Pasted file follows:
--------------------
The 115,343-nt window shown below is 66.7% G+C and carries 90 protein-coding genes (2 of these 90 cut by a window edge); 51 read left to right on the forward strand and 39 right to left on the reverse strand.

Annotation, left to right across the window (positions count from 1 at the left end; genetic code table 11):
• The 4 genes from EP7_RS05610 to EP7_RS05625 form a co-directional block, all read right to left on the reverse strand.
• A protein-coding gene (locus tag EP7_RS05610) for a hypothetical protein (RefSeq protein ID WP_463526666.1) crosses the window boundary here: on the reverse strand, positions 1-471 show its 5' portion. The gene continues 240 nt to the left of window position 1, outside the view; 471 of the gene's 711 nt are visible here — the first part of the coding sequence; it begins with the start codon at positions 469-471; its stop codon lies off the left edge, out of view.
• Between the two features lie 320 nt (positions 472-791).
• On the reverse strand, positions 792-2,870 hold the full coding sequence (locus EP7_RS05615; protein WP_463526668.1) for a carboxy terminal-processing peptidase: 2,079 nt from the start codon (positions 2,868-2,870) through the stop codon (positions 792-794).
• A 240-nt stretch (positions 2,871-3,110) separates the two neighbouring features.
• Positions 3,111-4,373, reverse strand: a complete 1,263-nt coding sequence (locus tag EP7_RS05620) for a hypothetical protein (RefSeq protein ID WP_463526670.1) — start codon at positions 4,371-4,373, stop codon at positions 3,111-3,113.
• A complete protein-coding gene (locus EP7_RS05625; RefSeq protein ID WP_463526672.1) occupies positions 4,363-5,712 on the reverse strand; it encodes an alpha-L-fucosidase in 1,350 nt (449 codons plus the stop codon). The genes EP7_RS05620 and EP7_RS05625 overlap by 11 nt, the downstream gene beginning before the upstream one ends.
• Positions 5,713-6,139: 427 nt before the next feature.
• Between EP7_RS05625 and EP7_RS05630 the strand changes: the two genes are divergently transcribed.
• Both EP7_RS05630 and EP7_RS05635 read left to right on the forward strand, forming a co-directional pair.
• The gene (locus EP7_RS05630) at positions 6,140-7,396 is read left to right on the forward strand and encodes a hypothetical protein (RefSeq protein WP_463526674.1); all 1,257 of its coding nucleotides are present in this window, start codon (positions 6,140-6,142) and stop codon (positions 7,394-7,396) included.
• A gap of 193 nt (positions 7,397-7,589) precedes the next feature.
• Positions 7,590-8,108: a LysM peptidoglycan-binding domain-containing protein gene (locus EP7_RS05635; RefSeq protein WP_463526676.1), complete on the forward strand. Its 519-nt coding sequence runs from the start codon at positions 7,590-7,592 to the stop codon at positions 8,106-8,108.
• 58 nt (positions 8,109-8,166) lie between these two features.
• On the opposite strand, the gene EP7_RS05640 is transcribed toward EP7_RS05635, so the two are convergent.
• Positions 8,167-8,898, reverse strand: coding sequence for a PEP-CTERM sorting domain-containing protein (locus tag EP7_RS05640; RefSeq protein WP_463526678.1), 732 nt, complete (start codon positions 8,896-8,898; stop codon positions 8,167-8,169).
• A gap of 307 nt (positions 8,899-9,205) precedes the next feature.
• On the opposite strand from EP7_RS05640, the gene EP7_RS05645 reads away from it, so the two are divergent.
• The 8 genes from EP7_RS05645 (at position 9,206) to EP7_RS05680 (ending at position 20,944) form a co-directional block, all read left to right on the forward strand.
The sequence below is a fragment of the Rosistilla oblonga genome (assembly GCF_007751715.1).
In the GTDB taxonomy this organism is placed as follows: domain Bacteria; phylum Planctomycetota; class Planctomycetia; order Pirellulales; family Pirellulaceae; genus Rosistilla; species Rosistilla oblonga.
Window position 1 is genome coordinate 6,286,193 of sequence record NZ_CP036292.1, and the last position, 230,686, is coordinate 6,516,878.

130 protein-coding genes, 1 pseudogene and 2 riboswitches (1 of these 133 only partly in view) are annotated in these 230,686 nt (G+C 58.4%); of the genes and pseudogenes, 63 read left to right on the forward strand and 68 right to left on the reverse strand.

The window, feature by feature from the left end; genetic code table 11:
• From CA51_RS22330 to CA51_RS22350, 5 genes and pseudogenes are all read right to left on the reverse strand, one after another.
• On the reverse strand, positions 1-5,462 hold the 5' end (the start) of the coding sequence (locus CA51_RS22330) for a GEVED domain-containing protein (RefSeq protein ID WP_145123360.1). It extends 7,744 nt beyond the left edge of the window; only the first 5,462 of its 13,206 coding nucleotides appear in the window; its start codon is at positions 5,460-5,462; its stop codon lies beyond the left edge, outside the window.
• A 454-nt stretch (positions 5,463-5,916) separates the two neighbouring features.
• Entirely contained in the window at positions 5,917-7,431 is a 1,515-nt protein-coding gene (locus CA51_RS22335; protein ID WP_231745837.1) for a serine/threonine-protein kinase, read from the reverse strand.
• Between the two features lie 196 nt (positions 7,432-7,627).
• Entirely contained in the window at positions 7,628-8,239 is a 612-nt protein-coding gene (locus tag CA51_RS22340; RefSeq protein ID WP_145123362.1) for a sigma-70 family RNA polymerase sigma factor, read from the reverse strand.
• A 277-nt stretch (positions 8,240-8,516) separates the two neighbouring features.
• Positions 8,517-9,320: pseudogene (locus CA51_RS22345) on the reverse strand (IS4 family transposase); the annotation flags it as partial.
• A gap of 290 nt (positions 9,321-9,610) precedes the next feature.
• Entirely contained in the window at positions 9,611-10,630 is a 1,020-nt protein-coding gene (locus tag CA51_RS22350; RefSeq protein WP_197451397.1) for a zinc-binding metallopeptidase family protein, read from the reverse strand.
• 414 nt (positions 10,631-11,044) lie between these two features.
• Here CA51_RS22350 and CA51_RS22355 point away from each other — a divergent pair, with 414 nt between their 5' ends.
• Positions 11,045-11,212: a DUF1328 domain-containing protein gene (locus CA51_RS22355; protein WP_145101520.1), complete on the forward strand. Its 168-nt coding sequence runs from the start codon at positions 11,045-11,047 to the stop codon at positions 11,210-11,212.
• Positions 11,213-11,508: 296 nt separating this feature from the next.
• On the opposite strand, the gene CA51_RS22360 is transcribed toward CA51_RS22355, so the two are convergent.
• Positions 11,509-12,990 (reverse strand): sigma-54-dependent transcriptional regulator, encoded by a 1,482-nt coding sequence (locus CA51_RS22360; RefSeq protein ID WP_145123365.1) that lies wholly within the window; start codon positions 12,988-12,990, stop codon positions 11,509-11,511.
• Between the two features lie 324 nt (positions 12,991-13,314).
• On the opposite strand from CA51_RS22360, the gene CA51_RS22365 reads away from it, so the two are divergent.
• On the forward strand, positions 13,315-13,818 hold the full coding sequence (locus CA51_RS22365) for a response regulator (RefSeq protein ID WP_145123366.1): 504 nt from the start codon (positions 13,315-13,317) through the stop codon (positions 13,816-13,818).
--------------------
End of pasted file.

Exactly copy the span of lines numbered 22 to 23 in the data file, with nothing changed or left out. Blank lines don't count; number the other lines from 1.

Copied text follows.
The sequence below is a fragment of the Rosistilla oblonga genome (assembly GCF_007751715.1).
In the GTDB taxonomy this organism is placed as follows: domain Bacteria; phylum Planctomycetota; class Planctomycetia; order Pirellulales; family Pirellulaceae; genus Rosistilla; species Rosistilla oblonga.